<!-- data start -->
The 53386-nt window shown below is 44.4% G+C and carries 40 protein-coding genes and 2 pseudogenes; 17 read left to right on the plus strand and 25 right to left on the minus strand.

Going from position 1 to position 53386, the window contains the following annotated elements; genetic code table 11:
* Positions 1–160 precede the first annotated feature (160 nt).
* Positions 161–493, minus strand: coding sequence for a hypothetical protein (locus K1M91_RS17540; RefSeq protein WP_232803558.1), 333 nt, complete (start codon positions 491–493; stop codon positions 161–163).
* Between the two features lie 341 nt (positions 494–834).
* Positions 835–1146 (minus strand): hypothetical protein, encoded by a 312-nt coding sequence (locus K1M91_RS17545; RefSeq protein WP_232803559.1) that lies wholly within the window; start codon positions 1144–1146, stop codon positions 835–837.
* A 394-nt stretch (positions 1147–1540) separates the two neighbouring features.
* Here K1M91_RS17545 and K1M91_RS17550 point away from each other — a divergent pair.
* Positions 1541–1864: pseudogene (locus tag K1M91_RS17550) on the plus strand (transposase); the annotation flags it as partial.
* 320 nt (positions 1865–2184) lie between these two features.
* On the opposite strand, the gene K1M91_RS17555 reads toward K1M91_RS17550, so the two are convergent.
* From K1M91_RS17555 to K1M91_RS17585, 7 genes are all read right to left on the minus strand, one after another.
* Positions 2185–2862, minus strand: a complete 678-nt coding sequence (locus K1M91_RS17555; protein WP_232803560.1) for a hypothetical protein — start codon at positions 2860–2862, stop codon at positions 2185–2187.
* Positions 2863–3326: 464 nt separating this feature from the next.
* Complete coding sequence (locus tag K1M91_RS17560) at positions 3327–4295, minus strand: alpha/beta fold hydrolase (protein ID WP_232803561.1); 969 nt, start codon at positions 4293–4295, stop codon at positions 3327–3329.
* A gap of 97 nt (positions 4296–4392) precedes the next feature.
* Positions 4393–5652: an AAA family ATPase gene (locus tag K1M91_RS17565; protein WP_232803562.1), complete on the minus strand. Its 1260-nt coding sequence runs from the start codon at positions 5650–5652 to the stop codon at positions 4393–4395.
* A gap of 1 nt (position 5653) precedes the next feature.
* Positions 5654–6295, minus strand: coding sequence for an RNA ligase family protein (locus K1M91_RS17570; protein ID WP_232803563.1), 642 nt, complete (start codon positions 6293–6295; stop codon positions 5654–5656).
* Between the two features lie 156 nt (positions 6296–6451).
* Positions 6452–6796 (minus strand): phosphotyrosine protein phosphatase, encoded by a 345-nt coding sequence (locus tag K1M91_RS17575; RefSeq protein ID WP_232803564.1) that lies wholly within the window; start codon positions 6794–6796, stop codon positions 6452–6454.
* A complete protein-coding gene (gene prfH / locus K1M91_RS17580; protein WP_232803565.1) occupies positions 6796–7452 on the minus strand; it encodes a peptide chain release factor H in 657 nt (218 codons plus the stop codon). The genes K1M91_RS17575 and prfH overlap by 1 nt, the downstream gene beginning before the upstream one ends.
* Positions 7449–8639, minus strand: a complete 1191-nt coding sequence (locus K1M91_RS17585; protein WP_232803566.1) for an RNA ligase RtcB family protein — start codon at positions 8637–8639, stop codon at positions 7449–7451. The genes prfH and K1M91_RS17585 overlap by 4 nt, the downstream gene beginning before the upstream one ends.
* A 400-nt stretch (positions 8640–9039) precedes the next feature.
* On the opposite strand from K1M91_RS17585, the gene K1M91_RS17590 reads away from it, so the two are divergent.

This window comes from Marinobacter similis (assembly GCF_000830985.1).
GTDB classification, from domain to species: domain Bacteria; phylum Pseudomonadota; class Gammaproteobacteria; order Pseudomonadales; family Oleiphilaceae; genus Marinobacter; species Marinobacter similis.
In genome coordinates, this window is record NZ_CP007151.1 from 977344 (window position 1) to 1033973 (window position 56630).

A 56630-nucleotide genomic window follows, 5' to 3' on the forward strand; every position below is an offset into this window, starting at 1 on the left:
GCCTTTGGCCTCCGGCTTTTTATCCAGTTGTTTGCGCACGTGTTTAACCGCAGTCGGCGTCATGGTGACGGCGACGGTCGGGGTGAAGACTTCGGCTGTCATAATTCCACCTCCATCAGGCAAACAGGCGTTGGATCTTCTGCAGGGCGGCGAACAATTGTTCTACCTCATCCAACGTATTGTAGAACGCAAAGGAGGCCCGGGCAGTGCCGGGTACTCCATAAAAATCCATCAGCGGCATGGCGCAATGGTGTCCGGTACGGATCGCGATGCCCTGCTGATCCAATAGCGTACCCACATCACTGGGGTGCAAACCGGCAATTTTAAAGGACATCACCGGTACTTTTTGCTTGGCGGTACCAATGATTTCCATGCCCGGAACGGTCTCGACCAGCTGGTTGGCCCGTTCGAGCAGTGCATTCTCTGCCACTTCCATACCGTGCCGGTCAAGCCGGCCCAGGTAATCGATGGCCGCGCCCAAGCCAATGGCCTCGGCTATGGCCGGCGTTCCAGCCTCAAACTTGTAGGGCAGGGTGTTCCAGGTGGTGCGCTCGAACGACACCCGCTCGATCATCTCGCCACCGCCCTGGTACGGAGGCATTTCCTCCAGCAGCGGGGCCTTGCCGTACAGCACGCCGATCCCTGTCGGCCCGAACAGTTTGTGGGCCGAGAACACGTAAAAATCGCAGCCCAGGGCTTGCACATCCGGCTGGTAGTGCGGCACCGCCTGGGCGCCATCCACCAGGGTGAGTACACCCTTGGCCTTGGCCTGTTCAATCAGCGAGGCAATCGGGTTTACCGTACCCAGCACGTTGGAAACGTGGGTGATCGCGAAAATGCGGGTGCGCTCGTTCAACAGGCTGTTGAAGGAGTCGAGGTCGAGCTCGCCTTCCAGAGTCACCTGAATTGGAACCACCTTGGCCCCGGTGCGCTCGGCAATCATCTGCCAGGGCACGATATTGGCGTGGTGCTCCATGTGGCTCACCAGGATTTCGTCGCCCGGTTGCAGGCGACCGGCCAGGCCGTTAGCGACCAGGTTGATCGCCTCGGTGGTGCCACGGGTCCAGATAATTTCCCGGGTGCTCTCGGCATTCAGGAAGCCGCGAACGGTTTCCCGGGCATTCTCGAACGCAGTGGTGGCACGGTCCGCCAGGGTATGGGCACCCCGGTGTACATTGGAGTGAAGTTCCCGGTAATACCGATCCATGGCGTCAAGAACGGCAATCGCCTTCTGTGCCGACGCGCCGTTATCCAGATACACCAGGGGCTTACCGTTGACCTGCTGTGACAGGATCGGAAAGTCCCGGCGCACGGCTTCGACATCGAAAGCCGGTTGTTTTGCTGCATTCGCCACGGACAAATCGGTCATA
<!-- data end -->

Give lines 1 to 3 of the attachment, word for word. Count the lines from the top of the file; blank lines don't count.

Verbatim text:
The 53386-nt window shown below is 44.4% G+C and carries 40 protein-coding genes and 2 pseudogenes; 17 read left to right on the plus strand and 25 right to left on the minus strand.

Going from position 1 to position 53386, the window contains the following annotated elements; genetic code table 11:
* Positions 1–160 precede the first annotated feature (160 nt).